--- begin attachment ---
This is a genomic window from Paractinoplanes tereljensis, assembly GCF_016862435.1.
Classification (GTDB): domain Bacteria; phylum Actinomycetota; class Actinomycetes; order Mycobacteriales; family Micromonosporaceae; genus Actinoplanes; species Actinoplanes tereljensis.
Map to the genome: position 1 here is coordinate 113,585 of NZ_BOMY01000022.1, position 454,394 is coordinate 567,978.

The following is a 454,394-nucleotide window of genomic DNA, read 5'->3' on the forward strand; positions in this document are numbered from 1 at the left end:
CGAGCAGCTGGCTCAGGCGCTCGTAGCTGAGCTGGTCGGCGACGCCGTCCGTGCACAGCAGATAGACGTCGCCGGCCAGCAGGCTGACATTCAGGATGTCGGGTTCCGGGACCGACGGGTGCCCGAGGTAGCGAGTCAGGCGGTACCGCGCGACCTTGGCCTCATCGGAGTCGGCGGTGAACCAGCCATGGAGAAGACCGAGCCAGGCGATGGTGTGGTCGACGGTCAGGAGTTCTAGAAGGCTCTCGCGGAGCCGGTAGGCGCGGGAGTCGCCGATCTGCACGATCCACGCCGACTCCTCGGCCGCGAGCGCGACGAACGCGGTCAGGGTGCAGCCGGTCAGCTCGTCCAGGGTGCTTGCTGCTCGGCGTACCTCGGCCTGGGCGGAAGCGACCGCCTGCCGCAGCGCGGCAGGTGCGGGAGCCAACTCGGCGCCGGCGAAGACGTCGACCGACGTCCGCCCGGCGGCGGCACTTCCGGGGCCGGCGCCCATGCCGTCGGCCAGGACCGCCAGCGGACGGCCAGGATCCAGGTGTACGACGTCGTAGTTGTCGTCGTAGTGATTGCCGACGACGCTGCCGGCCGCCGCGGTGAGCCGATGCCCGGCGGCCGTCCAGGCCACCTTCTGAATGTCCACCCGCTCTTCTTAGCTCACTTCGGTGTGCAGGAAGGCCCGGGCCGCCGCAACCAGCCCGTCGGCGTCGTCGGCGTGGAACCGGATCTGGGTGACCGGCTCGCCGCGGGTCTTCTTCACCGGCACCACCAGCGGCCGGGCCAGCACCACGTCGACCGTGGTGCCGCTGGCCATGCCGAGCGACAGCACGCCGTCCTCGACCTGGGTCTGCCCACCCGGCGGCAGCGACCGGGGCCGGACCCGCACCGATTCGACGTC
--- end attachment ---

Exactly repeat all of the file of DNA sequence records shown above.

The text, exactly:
This is a genomic window from Paractinoplanes tereljensis, assembly GCF_016862435.1.
Classification (GTDB): domain Bacteria; phylum Actinomycetota; class Actinomycetes; order Mycobacteriales; family Micromonosporaceae; genus Actinoplanes; species Actinoplanes tereljensis.
Map to the genome: position 1 here is coordinate 113,585 of NZ_BOMY01000022.1, position 454,394 is coordinate 567,978.

The following is a 454,394-nucleotide window of genomic DNA, read 5'->3' on the forward strand; positions in this document are numbered from 1 at the left end:
CGAGCAGCTGGCTCAGGCGCTCGTAGCTGAGCTGGTCGGCGACGCCGTCCGTGCACAGCAGATAGACGTCGCCGGCCAGCAGGCTGACATTCAGGATGTCGGGTTCCGGGACCGACGGGTGCCCGAGGTAGCGAGTCAGGCGGTACCGCGCGACCTTGGCCTCATCGGAGTCGGCGGTGAACCAGCCATGGAGAAGACCGAGCCAGGCGATGGTGTGGTCGACGGTCAGGAGTTCTAGAAGGCTCTCGCGGAGCCGGTAGGCGCGGGAGTCGCCGATCTGCACGATCCACGCCGACTCCTCGGCCGCGAGCGCGACGAACGCGGTCAGGGTGCAGCCGGTCAGCTCGTCCAGGGTGCTTGCTGCTCGGCGTACCTCGGCCTGGGCGGAAGCGACCGCCTGCCGCAGCGCGGCAGGTGCGGGAGCCAACTCGGCGCCGGCGAAGACGTCGACCGACGTCCGCCCGGCGGCGGCACTTCCGGGGCCGGCGCCCATGCCGTCGGCCAGGACCGCCAGCGGACGGCCAGGATCCAGGTGTACGACGTCGTAGTTGTCGTCGTAGTGATTGCCGACGACGCTGCCGGCCGCCGCGGTGAGCCGATGCCCGGCGGCCGTCCAGGCCACCTTCTGAATGTCCACCCGCTCTTCTTAGCTCACTTCGGTGTGCAGGAAGGCCCGGGCCGCCGCAACCAGCCCGTCGGCGTCGTCGGCGTGGAACCGGATCTGGGTGACCGGCTCGCCGCGGGTCTTCTTCACCGGCACCACCAGCGGCCGGGCCAGCACCACGTCGACCGTGGTGCCGCTGGCCATGCCGAGCGACAGCACGCCGTCCTCGACCTGGGTCTGCCCACCCGGCGGCAGCGACCGGGGCCGGACCCGCACCGATTCGACGTC